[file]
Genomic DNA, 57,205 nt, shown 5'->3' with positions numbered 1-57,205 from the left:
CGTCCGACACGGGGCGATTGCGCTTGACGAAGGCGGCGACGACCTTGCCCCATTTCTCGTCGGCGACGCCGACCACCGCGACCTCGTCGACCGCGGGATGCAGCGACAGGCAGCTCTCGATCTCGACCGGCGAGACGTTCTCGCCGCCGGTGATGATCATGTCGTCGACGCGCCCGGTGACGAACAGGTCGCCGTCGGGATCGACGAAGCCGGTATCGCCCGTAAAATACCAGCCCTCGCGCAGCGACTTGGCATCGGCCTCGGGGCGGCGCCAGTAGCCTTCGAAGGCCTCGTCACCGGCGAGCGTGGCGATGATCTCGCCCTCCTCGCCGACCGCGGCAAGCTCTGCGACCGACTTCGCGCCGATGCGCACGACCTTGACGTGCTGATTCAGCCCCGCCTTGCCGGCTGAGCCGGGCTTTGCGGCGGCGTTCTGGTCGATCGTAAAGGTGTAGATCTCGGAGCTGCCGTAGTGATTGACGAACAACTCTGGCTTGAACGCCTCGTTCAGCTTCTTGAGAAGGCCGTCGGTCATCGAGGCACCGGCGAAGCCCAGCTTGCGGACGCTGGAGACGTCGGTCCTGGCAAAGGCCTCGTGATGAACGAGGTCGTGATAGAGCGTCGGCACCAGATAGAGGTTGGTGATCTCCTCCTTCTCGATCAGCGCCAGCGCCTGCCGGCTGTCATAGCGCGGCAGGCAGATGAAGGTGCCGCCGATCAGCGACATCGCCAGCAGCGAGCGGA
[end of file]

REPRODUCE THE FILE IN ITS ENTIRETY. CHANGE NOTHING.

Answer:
Genomic DNA, 57,205 nt, shown 5'->3' with positions numbered 1-57,205 from the left:
CGTCCGACACGGGGCGATTGCGCTTGACGAAGGCGGCGACGACCTTGCCCCATTTCTCGTCGGCGACGCCGACCACCGCGACCTCGTCGACCGCGGGATGCAGCGACAGGCAGCTCTCGATCTCGACCGGCGAGACGTTCTCGCCGCCGGTGATGATCATGTCGTCGACGCGCCCGGTGACGAACAGGTCGCCGTCGGGATCGACGAAGCCGGTATCGCCCGTAAAATACCAGCCCTCGCGCAGCGACTTGGCATCGGCCTCGGGGCGGCGCCAGTAGCCTTCGAAGGCCTCGTCACCGGCGAGCGTGGCGATGATCTCGCCCTCCTCGCCGACCGCGGCAAGCTCTGCGACCGACTTCGCGCCGATGCGCACGACCTTGACGTGCTGATTCAGCCCCGCCTTGCCGGCTGAGCCGGGCTTTGCGGCGGCGTTCTGGTCGATCGTAAAGGTGTAGATCTCGGAGCTGCCGTAGTGATTGACGAACAACTCTGGCTTGAACGCCTCGTTCAGCTTCTTGAGAAGGCCGTCGGTCATCGAGGCACCGGCGAAGCCCAGCTTGCGGACGCTGGAGACGTCGGTCCTGGCAAAGGCCTCGTGATGAACGAGGTCGTGATAGAGCGTCGGCACCAGATAGAGGTTGGTGATCTCCTCCTTCTCGATCAGCGCCAGCGCCTGCCGGCTGTCATAGCGCGGCAGGCAGATGAAGGTGCCGCCGATCAGCGACATCGCCAGCAGCGAGCGGA